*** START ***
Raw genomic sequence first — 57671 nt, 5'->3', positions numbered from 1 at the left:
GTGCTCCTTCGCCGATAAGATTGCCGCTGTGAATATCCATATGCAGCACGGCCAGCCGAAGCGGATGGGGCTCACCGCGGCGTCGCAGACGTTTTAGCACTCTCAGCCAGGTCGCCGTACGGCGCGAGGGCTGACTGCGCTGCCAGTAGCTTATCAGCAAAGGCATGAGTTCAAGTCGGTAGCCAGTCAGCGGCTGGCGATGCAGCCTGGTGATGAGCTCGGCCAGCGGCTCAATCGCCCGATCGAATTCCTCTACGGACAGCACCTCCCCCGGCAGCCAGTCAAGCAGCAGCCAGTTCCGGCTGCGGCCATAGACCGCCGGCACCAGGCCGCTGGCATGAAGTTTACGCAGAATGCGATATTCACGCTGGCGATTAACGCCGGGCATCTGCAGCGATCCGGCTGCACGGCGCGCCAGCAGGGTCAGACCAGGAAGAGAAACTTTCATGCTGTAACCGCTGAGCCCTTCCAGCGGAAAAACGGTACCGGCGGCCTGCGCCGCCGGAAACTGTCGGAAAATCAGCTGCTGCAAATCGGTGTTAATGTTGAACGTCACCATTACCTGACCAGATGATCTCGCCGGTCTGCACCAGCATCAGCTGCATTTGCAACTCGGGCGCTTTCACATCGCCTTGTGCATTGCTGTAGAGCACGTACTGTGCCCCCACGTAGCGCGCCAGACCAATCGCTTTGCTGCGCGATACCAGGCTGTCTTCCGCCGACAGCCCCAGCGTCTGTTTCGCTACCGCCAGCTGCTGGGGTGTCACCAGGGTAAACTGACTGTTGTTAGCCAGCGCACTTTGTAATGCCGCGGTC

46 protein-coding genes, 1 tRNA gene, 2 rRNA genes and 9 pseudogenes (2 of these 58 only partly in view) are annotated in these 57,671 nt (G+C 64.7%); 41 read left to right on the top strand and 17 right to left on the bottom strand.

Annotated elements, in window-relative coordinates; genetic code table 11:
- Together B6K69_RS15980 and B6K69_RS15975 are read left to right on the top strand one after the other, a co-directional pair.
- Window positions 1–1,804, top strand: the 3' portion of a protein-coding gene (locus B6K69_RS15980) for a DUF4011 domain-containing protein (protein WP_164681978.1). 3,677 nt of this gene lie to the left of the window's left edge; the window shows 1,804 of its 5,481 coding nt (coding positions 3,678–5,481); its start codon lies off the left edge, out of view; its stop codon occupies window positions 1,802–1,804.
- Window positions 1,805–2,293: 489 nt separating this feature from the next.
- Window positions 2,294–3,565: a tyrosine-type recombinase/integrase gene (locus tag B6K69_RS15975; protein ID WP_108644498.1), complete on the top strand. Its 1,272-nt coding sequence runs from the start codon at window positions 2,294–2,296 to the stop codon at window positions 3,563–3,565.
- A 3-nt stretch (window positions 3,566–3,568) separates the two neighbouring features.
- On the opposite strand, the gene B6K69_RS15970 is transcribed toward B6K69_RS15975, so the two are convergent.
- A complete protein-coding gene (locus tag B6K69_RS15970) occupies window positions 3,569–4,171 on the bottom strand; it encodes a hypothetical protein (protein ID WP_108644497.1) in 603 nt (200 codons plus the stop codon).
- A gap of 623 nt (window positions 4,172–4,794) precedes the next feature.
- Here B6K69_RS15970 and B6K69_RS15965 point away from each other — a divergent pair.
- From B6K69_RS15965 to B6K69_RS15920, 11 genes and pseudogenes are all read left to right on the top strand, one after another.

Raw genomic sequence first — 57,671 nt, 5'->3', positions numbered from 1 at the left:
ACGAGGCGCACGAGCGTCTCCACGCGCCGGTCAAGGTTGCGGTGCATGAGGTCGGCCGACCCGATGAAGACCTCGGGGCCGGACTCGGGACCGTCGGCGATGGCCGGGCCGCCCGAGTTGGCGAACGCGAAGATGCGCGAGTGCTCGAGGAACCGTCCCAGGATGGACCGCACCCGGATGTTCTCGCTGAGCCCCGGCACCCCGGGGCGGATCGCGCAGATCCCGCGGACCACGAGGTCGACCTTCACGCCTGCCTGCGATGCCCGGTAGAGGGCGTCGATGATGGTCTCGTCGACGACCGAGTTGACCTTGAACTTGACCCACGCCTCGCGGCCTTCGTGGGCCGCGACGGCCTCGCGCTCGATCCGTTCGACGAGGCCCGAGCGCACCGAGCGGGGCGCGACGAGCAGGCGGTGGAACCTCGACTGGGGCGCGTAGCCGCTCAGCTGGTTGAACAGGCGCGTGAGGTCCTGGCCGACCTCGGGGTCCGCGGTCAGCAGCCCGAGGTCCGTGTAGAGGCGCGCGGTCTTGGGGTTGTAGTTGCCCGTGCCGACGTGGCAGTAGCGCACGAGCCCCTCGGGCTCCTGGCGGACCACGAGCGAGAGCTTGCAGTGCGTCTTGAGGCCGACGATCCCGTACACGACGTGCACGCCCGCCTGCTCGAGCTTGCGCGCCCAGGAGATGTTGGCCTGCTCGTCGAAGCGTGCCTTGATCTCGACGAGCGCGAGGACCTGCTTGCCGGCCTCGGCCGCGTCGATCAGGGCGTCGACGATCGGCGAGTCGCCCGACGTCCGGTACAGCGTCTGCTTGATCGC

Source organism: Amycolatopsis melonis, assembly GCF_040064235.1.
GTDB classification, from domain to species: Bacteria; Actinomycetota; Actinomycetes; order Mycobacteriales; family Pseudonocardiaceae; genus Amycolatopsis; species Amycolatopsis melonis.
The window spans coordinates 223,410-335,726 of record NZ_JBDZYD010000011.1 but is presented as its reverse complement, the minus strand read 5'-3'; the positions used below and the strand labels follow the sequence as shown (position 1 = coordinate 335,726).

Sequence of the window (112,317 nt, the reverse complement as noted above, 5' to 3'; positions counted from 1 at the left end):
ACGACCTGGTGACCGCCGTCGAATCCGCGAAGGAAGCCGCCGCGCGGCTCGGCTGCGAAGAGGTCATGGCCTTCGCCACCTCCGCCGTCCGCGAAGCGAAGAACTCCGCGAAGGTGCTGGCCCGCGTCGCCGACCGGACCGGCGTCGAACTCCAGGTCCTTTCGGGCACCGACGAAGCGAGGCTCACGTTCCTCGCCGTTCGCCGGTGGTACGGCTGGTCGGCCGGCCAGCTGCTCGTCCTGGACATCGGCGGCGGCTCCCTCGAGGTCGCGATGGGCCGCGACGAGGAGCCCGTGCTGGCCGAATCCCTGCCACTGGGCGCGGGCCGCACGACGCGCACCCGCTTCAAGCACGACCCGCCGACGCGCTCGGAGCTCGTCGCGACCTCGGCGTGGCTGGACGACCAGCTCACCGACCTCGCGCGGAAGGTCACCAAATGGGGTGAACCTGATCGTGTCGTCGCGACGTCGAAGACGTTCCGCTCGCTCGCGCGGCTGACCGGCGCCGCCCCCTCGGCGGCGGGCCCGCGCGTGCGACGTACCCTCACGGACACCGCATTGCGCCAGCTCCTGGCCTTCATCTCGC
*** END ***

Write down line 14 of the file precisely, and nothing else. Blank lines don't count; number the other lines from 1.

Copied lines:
- From B6K69_RS15965 to B6K69_RS15920, 11 genes and pseudogenes are all read left to right on the top strand, one after another.